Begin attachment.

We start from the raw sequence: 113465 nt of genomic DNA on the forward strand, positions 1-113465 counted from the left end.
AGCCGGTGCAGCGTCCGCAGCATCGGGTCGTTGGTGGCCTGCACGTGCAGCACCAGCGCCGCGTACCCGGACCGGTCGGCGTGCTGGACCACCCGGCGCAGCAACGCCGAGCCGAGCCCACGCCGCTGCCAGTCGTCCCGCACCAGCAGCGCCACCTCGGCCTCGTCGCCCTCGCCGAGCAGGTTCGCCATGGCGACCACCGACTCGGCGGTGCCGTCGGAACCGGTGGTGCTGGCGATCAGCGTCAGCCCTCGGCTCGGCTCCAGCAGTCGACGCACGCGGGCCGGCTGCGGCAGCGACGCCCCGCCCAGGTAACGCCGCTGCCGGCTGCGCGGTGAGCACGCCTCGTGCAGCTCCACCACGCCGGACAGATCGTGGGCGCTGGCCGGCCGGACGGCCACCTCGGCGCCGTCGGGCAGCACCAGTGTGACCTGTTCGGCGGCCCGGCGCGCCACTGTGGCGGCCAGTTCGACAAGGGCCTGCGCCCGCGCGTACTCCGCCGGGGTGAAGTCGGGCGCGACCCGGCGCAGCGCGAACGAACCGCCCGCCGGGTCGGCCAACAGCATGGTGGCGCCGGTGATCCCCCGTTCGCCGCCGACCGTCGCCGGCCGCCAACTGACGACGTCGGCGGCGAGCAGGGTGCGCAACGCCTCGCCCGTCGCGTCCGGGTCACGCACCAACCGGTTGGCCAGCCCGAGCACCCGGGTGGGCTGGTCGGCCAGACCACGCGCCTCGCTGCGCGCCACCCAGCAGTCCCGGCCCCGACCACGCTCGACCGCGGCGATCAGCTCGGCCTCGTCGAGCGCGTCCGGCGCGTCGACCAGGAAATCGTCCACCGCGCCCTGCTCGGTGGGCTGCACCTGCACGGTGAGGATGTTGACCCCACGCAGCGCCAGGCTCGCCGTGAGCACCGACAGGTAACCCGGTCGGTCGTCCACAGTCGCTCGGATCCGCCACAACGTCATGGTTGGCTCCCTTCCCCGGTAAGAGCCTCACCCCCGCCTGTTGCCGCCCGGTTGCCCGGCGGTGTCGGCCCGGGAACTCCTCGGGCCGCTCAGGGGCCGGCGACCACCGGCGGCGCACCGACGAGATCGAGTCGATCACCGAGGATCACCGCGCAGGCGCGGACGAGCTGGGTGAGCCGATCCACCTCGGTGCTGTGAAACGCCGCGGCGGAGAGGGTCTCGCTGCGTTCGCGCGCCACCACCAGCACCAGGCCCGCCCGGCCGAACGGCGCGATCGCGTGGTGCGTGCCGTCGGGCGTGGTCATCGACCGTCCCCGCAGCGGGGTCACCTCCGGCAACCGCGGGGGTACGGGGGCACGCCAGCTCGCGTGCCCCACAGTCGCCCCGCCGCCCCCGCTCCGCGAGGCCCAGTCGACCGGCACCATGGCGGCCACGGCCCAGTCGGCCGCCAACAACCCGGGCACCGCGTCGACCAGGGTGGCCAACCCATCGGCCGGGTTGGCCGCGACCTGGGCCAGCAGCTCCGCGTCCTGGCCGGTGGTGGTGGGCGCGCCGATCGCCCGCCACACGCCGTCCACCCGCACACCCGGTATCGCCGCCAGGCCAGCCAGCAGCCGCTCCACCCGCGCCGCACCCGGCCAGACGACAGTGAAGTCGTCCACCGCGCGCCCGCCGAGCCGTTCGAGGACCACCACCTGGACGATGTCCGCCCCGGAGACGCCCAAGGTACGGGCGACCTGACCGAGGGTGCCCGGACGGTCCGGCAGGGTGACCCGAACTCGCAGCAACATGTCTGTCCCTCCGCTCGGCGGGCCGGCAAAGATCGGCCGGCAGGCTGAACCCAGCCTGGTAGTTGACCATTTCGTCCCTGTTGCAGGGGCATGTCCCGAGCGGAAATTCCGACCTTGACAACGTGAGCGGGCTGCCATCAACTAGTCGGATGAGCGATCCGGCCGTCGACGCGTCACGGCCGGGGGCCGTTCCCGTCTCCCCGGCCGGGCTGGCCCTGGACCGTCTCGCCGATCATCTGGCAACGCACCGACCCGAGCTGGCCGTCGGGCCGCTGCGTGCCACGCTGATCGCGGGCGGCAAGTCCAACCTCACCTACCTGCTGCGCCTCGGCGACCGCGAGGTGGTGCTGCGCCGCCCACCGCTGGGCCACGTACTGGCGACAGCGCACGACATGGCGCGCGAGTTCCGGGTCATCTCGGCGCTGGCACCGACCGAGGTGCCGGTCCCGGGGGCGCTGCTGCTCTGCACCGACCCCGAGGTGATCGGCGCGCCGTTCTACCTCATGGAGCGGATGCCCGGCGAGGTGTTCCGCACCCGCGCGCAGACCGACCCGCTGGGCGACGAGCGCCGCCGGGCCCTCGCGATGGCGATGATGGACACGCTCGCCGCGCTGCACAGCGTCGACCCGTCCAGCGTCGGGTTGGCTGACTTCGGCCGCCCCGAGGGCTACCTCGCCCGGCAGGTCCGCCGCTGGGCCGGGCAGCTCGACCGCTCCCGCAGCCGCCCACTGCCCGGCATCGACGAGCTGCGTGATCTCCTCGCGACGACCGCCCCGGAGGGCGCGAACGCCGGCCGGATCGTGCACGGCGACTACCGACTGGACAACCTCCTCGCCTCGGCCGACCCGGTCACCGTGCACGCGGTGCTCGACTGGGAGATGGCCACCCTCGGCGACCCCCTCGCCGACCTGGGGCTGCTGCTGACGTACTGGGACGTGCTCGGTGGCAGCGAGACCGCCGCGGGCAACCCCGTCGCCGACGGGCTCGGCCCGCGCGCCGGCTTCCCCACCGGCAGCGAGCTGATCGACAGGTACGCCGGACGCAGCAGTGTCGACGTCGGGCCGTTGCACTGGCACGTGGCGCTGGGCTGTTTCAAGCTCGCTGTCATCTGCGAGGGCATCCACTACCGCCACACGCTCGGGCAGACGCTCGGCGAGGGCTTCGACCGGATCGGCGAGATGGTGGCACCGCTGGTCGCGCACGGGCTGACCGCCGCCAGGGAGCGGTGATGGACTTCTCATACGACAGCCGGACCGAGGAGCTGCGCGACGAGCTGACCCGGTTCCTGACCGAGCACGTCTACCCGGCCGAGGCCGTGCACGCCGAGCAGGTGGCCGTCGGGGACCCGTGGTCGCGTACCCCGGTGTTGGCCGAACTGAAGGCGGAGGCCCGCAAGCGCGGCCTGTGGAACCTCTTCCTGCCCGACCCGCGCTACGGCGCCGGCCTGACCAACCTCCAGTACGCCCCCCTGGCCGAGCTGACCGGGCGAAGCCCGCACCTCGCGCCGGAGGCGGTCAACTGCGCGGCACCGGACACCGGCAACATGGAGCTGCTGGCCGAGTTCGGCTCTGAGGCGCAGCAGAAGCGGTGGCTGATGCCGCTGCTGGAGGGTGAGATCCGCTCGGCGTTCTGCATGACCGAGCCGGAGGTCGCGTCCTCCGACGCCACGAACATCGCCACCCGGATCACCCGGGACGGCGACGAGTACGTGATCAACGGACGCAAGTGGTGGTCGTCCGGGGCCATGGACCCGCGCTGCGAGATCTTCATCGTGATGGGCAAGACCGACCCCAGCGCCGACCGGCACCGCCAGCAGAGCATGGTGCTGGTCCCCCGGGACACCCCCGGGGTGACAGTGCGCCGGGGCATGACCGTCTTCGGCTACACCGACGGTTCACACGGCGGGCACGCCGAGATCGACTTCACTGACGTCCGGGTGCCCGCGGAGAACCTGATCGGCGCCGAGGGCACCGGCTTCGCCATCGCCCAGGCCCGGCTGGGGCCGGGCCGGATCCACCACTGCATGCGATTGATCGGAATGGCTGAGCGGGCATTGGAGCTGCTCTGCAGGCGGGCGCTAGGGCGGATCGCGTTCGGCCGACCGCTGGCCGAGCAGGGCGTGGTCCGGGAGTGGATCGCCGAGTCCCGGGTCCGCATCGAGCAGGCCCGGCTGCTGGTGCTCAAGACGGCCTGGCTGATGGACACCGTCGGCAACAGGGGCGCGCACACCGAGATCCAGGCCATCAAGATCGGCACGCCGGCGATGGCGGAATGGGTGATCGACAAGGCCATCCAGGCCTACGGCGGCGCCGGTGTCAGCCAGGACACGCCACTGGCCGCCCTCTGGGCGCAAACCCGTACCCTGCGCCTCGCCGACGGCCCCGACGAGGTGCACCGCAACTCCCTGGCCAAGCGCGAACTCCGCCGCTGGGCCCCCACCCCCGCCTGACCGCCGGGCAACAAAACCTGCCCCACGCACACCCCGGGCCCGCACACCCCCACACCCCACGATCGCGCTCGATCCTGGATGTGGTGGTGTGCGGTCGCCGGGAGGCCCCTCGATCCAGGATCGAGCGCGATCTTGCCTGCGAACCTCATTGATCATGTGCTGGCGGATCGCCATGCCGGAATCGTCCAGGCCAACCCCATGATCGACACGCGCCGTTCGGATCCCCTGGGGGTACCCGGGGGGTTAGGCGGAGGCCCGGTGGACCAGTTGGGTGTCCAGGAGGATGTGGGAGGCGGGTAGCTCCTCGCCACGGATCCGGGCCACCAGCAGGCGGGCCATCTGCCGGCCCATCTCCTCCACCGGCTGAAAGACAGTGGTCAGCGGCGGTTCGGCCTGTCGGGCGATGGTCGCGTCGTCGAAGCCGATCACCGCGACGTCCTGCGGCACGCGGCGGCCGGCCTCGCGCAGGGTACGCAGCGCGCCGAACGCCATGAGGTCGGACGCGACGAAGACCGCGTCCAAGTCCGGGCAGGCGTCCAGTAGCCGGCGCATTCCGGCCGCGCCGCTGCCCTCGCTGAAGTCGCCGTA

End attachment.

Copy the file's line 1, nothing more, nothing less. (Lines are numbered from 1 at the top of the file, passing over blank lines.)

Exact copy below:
We start from the raw sequence: 113465 nt of genomic DNA on the forward strand, positions 1-113465 counted from the left end.